Designing your research work-experience

What kind of project could you do?

A research work-experience module could be developed in any discipline. The underlying idea is that this module should provide undergraduate students with research work-experience, by being part of an authentic academic research team. The project on which the student will be working should demonstrate the development of learning outcomes, skills and knowledge that are aligned with research processes and outcomes specific to their disciplinary and/or interdisciplinary settings. 

 

What would a research work-experience module look like?

We have produced two module proposal forms that have had initial approval by ARCS, which can be downloaded here*: 

- 'Shell' module proposal form: Shell_Modelule_Proposal_Form.pdf

- Pathology Museum module proposal form: Pathology_Museum_Module_Proposal_Form.pdf

* To open and edit this document, we recommend that you need to download it to your desktop. If you have any problems, do contact Dr Ana Baptista (a.baptista@qmul.ac.uk). 

 

How could you assess students taking this kind of module?

In 2016-2017, we piloted 3 assessment components as detailed below. Though the ‘shell’ module proposal form has been approved, it should be considered a starting point. The weights and types of assessment should be considered authentic and relevant to the research project and should thus be seen as flexible.

1) Appraisal: Setting and Reflecting on Personal Learning and Work-based Objectives

We wanted to trial couching each undergraduate’s involvement in the research project within an ‘appraisal framework.’ This process comprises an initial ‘looking forward’ conversation designed to discuss and agree a number of objectives for their work on the research project, and a ‘looking back’ conversation designed to reflect on and evaluate how far these objectives have been met and identify future development needs. In this phase, there is a dual focus on personal development needs (expectations and aspirations) and on the requirements of the workplace, in this case the research project outcomes. We developed resources to help students and project lead/supervisor (please see immediately below).

- Guidelines for staff: 1.1_Component 1 guidelines for staff.pdf

- Explanation of the appraisal for students: 1.2_Explanation of Appraisal for students.pdf

- Appraisal objectives form: 1.3_Appraisal Objectives form.pdf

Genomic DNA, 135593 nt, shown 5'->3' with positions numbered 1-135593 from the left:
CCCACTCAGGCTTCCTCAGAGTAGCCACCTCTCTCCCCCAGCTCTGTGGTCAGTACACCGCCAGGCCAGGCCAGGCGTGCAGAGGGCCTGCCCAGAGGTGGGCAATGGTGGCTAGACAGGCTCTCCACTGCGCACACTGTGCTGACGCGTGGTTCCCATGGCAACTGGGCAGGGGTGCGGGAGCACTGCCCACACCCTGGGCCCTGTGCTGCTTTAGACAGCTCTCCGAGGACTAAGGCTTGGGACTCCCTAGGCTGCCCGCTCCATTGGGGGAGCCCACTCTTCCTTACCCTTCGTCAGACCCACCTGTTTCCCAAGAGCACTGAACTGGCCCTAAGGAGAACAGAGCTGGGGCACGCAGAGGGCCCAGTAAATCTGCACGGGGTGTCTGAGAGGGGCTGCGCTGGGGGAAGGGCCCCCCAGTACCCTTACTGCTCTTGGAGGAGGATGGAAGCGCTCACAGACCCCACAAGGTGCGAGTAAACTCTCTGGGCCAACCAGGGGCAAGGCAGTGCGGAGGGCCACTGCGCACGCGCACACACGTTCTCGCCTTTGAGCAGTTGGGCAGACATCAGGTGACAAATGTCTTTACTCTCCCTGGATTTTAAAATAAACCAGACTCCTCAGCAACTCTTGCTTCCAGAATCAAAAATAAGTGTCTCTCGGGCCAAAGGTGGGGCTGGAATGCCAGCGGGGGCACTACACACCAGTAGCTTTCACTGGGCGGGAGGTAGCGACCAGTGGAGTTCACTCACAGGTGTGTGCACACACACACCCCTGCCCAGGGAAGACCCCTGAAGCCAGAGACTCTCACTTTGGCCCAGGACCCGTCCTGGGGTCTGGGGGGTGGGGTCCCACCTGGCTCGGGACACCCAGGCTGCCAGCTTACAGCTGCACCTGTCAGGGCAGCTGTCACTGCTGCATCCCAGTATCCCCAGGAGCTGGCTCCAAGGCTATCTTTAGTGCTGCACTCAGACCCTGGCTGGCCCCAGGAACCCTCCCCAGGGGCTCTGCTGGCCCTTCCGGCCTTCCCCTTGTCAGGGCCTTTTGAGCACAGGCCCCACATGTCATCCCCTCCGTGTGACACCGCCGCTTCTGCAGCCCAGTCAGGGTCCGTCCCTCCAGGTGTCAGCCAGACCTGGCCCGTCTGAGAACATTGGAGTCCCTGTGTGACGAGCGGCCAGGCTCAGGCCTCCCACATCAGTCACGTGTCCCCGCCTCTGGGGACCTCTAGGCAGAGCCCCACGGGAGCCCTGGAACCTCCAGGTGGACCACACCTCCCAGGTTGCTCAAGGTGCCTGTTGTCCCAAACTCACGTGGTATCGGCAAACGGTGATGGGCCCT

- Instrument 1 to stimulate reflection, 'Benefits of a research-work experience at undergraduate level': 1.4_Questionnaire_Benefits of Research Work-Experience.pdf

- Instrument 2 to stimulate reflection: 'Conceptions of research supervision at undergraduate level': 1.5_Questionnaire_Conceptions of Research Supervision.pdf

2) Research Practices and Processes

The purpose of this component is to encourage the student to engage fully in research practices and processes appropriate to the project and to provide evidence of their participation. Project supervisors should select three Research Practice and Process Artefacts that act as evidence. They should ensure that these artefacts are as authentic as possible and reflect the disciplinary or interdisciplinary practices of the particular research project. In some instances, these artefacts are simultaneously a record – e.g. making lab book entries or field notes; in others the student may need to create a record – e.g. use audio visual media to document an event or practice and provide a brief written explanation of it. In addition to the three artefacts, students should keep a Weekly Activity Log of their research activity throughout the project/module. You can find more information here: 2_component 2.pdf

3) Public communication

The purpose of this component is to enable students to practice shaping and presenting the research in a coherent and meaningful way – in a conference with other students and project supervisors. The first step is to write an abstract - either individually or as a group. Eventually this might be submitted externally to, for example, the British Conference for Undergraduate Research - www.bcur.org. QMUL now sends student here each year. The abstract will go into a conference programme and form the basis for an oral presentation as part of the conference. The audience will be other students and project supervisors/academics from within the area of study and beyond it. The presentation usually has a length of c.10 mins plus questions. Depending on the number of participants and type of research project this could be an individual or group presentation. You can find more information here: 3_component 3.pdf

 

What else to consider if developing a research work-experience module?

There are three main aspects that need to be considered carefully: scale, workload and pre-requisites.

It would be beneficial for the module to weight 15 credits and to run for 2 semesters, so there is more flexibility to run the project and not collude with exams or coursework deadlines. Flexibility is also important related to timing and timetabling for students and staff point of view, particularly because research projects may have different paces at different times. Nevertheless, the research project needs to be completed within a timeframe.

Ideally, there should not be pre-requisites for this sort of modules. If it is run over 2 semesters, there is the possibility to train students throughout. However, we understand that, in some cases, there might be the need to have pre-requisites though this will not accommodate students from different backgrounds. Issues around pre-requisites also raise issues questions concerning interdisciplinary research projects and the circulation of students between HSS and S&E disciplines.